Slot canyon in Utah with clear sky and vibrant earth. One man stands in the distance.


The Public Submission Phase Has Closed

Thank you, Utah, for more than 7,000 thoughtful designs and ideas.

Thank you, Utah, for submitting so many thousands upon thousands of thoughtful designs and ideas. Before the Design Review Subcommittee reviews all the submissions, here’s a few photos that illustrate the range of ideas we received. We're proud to have received submissions from residents in every county in Utah.

>> More than 5,000 digital flag design submissions

>> More than 1,500 survey responses about flag symbols and colors

>> More than 1,000 mailed flag designs, many from students throughout the state.

>> We're proud to report that we received submissions from residents in all of Utah's 29 counties!

Picture of mailed submissions
Picture of mailed submissions

Photos by Todd Anderson

Here’s some artwork and ideas from Farmington’s Eagle Bay Elementary's school. Which theme resonates most with you?

These photos show the stacks and stacks of flag designs we received from schools across the state. We’re proud to report that we received submissions from residents in all of Utah’s 29 counties.

pictures of eagle bay submissions
pictures of eagle bay submissions

And here are two flag designs by Caressa Vera and Noah Shaw, students from the Murray Boys and Girls Club, who helped kick off the More Than A Flag initiative at the Utah State Capitol on January 17.


Photos by Todd Anderson

Navajo girls in native dress

A smiling girl
Couple smiling on grass
Utah has long served as a meeting and mixing ground of diverse people from a variety of religious, cultural, ethnic, and racial backgrounds.


There was religious and cultural diversity among Indigenous peoples before Euro-American settlers arrived, and that diversity has only increased over time. Latter-day Saint pioneers in the nineteenth century came from various parts of the globe, including northern and western Europe, but also South Africa, India, Italy and the Pacific Islands. Both enslaved and free African Americans arrived in the Salt Lake Valley in 1847 and have been here ever since. Utah has a rich historical diversity of Asian Americans, Latin-Americans, Pacific Islanders, and Greek and Italian “new pioneers.” Protestants, Catholics, Jews, Muslims, Hindus, Sikhs, Latter-day Saints, and those of other faiths or of no faith at all have also long called Utah home.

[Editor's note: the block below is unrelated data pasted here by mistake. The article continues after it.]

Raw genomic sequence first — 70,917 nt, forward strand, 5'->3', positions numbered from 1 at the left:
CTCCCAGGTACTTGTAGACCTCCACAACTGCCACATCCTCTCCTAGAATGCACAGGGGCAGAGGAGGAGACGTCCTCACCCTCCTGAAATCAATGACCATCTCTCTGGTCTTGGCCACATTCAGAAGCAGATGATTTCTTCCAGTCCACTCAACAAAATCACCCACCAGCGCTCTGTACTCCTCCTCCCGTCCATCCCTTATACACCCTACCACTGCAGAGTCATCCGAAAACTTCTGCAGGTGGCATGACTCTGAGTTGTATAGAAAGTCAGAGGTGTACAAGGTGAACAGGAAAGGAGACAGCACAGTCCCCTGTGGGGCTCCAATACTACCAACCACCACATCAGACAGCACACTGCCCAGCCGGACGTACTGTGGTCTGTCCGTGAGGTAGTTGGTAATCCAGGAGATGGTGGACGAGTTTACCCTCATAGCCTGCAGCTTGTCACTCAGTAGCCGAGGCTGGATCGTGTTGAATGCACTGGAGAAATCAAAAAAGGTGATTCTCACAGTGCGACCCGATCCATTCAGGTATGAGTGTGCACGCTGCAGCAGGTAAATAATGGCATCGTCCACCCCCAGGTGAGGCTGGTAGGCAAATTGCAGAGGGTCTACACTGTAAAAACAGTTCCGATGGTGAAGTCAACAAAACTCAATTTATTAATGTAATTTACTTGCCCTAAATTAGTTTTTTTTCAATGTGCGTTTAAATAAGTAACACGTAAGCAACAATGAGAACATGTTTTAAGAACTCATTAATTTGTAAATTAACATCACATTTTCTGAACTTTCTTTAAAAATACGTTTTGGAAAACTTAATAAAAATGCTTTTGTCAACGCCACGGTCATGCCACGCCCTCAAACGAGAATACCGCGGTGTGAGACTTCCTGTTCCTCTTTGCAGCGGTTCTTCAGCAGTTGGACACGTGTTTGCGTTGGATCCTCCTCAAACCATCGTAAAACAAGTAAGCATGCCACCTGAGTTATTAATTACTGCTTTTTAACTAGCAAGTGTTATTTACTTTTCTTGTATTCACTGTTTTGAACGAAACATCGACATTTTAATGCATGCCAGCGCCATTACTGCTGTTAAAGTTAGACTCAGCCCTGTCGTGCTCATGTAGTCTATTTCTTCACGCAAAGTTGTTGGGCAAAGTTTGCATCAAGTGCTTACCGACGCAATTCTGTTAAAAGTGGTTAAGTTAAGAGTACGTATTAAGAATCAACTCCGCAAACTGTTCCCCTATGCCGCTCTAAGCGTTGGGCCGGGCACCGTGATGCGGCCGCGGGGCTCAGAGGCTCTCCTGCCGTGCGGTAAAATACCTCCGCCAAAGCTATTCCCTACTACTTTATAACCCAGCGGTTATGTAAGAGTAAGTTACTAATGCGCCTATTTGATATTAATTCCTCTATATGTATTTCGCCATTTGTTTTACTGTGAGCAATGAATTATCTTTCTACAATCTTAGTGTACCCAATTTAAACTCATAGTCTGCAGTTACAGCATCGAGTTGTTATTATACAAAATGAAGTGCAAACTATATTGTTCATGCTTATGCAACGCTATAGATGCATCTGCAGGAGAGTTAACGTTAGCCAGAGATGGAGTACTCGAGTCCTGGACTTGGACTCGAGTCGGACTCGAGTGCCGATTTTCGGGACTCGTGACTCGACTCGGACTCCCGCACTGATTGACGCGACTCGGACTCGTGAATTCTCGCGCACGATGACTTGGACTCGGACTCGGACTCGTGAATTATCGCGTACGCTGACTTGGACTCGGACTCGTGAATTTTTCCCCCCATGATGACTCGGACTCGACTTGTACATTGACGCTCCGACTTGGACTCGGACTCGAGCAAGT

Early design of Utah Flag


  • Utah’s original flag was created in 1903 to be used at the St. Louis World’s Fair. Utah Gov. Heber M. Wells asked the Daughters of the American Revolution to oversee its creation.
  • The blue flag with the state seal and the year 1896 in white thread was known as the Governor’s flag until 1911.
  • A flag was ordered in full color in 1912 for presentation to the U.S.S. Utah battleship. A manufacturer redesigned it, without authorization, by adding a gold circle around the seal. The Utah State Legislature adopted those changes in 1913. (That flag is thought to have sunk with the ship in the Pearl Harbor attack of 1941.)
  • In 1922, the Utah governor ordered a "correct" state flag, which was based on the 1903 design, with the blue background behind the seal, not white. The flag didn't include the year 1847 in the seal, and that unofficial design became a pattern used by flag makers.
  • Utah flags from 1922 to 2011 included the year 1847, but incorrectly added below the state seal. For nearly 90 years the state flew an incorrect "unauthorized" flag.
  • Flag mistakes were discovered by historians in the 1980s. In 2011, the Utah Legislature passed a resolution returning the flag to its original approved design.

“This is not an effort, at all, to take away our history. This is an effort to modernize a symbol of our great state.”

Rep. Stephen Handy, of the Utah Flag Task Force

A man framing his landscape

Learn MoRe

People might ask: Doesn’t Utah have enough things to worry about? That’s a valid question.
Why Now?
This effort truly is about more than a flag, it's a chance to have a conversation about who we are today and the importance of choosing a 21st-century flag to represent us all. Learn more about the plan to select a new flag.
Process + Timeline